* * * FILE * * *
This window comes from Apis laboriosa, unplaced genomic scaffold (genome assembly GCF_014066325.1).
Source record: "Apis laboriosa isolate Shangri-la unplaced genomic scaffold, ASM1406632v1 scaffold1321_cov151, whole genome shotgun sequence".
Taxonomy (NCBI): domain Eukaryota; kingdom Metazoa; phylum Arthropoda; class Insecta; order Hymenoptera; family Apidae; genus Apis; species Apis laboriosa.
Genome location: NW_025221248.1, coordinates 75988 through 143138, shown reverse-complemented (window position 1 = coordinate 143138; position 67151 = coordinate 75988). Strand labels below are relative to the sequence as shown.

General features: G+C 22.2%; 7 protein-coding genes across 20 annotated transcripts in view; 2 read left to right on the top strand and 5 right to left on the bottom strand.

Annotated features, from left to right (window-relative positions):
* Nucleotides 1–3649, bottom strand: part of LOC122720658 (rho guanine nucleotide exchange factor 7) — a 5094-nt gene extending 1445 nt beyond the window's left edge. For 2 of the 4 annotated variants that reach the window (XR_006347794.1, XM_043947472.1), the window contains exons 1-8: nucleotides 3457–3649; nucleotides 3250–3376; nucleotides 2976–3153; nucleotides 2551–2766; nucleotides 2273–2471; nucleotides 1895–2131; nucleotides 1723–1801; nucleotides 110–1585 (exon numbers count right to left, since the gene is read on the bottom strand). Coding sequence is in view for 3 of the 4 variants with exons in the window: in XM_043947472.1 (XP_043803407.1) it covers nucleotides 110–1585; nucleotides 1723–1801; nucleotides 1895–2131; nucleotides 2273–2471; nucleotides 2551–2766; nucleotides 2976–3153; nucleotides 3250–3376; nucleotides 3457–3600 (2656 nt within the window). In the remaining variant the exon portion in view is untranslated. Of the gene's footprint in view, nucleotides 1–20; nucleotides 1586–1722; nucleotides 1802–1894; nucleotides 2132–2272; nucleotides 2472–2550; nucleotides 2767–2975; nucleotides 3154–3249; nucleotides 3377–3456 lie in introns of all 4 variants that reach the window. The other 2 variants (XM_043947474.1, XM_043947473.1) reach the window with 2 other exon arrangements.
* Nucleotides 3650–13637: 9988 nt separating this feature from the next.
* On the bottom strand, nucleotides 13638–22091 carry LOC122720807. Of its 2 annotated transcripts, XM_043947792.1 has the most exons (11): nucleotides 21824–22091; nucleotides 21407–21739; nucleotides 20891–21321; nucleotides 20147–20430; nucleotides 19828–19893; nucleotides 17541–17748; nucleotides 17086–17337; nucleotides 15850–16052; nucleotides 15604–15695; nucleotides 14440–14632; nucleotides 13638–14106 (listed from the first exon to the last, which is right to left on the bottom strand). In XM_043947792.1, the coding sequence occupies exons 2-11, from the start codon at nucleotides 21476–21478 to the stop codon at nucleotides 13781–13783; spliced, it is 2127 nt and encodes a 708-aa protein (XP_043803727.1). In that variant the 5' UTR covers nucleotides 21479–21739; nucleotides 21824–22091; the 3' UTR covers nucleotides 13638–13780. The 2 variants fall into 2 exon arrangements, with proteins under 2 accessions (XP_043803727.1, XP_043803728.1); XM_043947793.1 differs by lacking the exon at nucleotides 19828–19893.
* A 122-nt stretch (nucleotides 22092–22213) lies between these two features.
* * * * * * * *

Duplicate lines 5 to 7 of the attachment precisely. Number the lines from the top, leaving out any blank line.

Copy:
General features: G+C 22.2%; 7 protein-coding genes across 20 annotated transcripts in view; 2 read left to right on the top strand and 5 right to left on the bottom strand.

Annotated features, from left to right (window-relative positions):
* Nucleotides 1–3649, bottom strand: part of LOC122720658 (rho guanine nucleotide exchange factor 7) — a 5094-nt gene extending 1445 nt beyond the window's left edge. For 2 of the 4 annotated variants that reach the window (XR_006347794.1, XM_043947472.1), the window contains exons 1-8: nucleotides 3457–3649; nucleotides 3250–3376; nucleotides 2976–3153; nucleotides 2551–2766; nucleotides 2273–2471; nucleotides 1895–2131; nucleotides 1723–1801; nucleotides 110–1585 (exon numbers count right to left, since the gene is read on the bottom strand). Coding sequence is in view for 3 of the 4 variants with exons in the window: in XM_043947472.1 (XP_043803407.1) it covers nucleotides 110–1585; nucleotides 1723–1801; nucleotides 1895–2131; nucleotides 2273–2471; nucleotides 2551–2766; nucleotides 2976–3153; nucleotides 3250–3376; nucleotides 3457–3600 (2656 nt within the window). In the remaining variant the exon portion in view is untranslated. Of the gene's footprint in view, nucleotides 1–20; nucleotides 1586–1722; nucleotides 1802–1894; nucleotides 2132–2272; nucleotides 2472–2550; nucleotides 2767–2975; nucleotides 3154–3249; nucleotides 3377–3456 lie in introns of all 4 variants that reach the window. The other 2 variants (XM_043947474.1, XM_043947473.1) reach the window with 2 other exon arrangements.